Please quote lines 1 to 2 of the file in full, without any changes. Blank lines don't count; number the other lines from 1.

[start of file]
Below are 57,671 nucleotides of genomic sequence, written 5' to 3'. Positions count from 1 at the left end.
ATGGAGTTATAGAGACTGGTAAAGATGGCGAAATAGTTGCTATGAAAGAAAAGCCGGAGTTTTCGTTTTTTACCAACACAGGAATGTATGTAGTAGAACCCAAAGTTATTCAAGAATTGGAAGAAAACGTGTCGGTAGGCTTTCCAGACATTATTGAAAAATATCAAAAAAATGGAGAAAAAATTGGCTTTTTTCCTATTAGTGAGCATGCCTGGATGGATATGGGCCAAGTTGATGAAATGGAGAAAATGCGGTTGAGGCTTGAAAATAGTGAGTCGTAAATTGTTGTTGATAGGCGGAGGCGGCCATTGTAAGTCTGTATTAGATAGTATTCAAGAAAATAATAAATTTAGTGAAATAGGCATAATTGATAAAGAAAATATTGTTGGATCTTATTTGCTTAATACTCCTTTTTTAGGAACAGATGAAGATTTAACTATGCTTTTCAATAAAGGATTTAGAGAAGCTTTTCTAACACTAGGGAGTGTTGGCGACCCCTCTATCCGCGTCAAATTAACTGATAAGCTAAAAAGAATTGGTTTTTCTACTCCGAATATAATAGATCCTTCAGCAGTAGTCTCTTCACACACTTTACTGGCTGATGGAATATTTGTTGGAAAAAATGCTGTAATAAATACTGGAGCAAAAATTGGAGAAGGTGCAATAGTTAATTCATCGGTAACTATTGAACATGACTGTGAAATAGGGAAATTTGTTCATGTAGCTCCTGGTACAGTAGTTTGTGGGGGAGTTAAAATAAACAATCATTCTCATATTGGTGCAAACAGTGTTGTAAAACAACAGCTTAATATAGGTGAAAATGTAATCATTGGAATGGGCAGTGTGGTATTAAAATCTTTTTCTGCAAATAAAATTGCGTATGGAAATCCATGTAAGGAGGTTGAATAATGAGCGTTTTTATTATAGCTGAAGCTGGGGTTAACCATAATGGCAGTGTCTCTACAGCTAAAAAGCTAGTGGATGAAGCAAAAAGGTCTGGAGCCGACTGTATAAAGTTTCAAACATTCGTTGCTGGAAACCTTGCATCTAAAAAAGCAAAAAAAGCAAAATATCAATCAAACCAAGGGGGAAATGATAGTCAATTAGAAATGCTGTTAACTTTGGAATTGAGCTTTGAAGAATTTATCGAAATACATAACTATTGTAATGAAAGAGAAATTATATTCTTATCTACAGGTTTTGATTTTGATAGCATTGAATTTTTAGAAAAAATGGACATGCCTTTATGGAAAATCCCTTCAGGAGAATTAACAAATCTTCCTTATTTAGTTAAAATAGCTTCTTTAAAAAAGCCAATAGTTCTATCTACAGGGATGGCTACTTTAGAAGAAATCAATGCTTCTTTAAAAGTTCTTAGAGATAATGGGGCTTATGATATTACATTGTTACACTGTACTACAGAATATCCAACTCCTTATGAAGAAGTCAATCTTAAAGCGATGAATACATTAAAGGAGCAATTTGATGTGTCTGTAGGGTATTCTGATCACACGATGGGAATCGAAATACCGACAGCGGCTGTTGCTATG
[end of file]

Below are 57,671 nucleotides of genomic sequence, written 5' to 3'. Positions count from 1 at the left end.
ATGGAGTTATAGAGACTGGTAAAGATGGCGAAATAGTTGCTATGAAAGAAAAGCCGGAGTTTTCGTTTTTTACCAACACAGGAATGTATGTAGTAGAACCCAAAGTTATTCAAGAATTGGAAGAAAACGTGTCGGTAGGCTTTCCAGACATTATTGAAAAATATCAAAAAAATGGAGAAAAAATTGGCTTTTTTCCTATTAGTGAGCATGCCTGGATGGATATGGGCCAAGTTGATGAAATGGAGAAAATGCGGTTGAGGCTTGAAAATAGTGAGTCGTAAATTGTTGTTGATAGGCGGAGGCGGCCATTGTAAGTCTGTATTAGATAGTATTCAAGAAAATAATAAATTTAGTGAAATAGGCATAATTGATAAAGAAAATATTGTTGGATCTTATTTGCTTAATACTCCTTTTTTAGGAACAGATGAAGATTTAACTATGCTTTTCAATAAAGGATTTAGAGAAGCTTTTCTAACACTAGGGAGTGTTGGCGACCCCTCTATCCGCGTCAAATTAACTGATAAGCTAAAAAGAATTGGTTTTTCTACTCCGAATATAATAGATCCTTCAGCAGTAGTCTCTTCACACACTTTACTGGCTGATGGAATATTTGTTGGAAAAAATGCTGTAATAAATACTGGAGCAAAAATTGGAGAAGGTGCAATAGTTAATTCATCGGTAACTATTGAACATGACTGTGAAATAGGGAAATTTGTTCATGTAGCTCCTGGTACAGTAGTTTGTGGGGGAGTTAAAATAAACAATCATTCTCATATTGGTGCAAACAGTGTTGTAAAACAACAGCTTAATATAGGTGAAAATGTAATCATTGGAATGGGCAGTGTGGTATTAAAATCTTTTTCTGCAAATAAAATTGCGTATGGAAATCCATGTAAGGAGGTTGAATAATGAGCGTTTTTATTATAGCTGAAGCTGGGGTTAACCATAATGGCAGTGTCTCTACAGCTAAAAAGCTAGTGGATGAAGCAAAAAGGTCTGGAGCCGACTGTATAAAGTTTCAAACATTCGTTGCTGGAAACCTTGCATCTAAAAAAGCAAAAAAAGCAAAATATCAATCAAACCAAGGGGGAAATGATAGTCAATTAGAAATGCTGTTAACTTTGGAATTGAGCTTTGAAGAATTTATCGAAATACATAACTATTGTAATGAAAGAGAAATTATATTCTTATCTACAGGTTTTGATTTTGATAGCATTGAATTTTTAGAAAAAATGGACATGCCTTTATGGAAAATCCCTTCAGGAGAATTAACAAATCTTCCTTATTTAGTTAAAATAGCTTCTTTAAAAAAGCCAATAGTTCTATCTACAGGGATGGCTACTTTAGAAGAAATCAATGCTTCTTTAAAAGTTCTTAGAGATAATGGGGCTTATGATATTACATTGTTACACTGTACTACAGAATATCCAACTCCTTATGAAGAAGTCAATCTTAAAGCGATGAATACATTAAAGGAGCAATTTGATGTGTCTGTAGGGTATTCTGATCACACGATGGGAATCGAAATACCGACAGCGGCTGTTGCTATG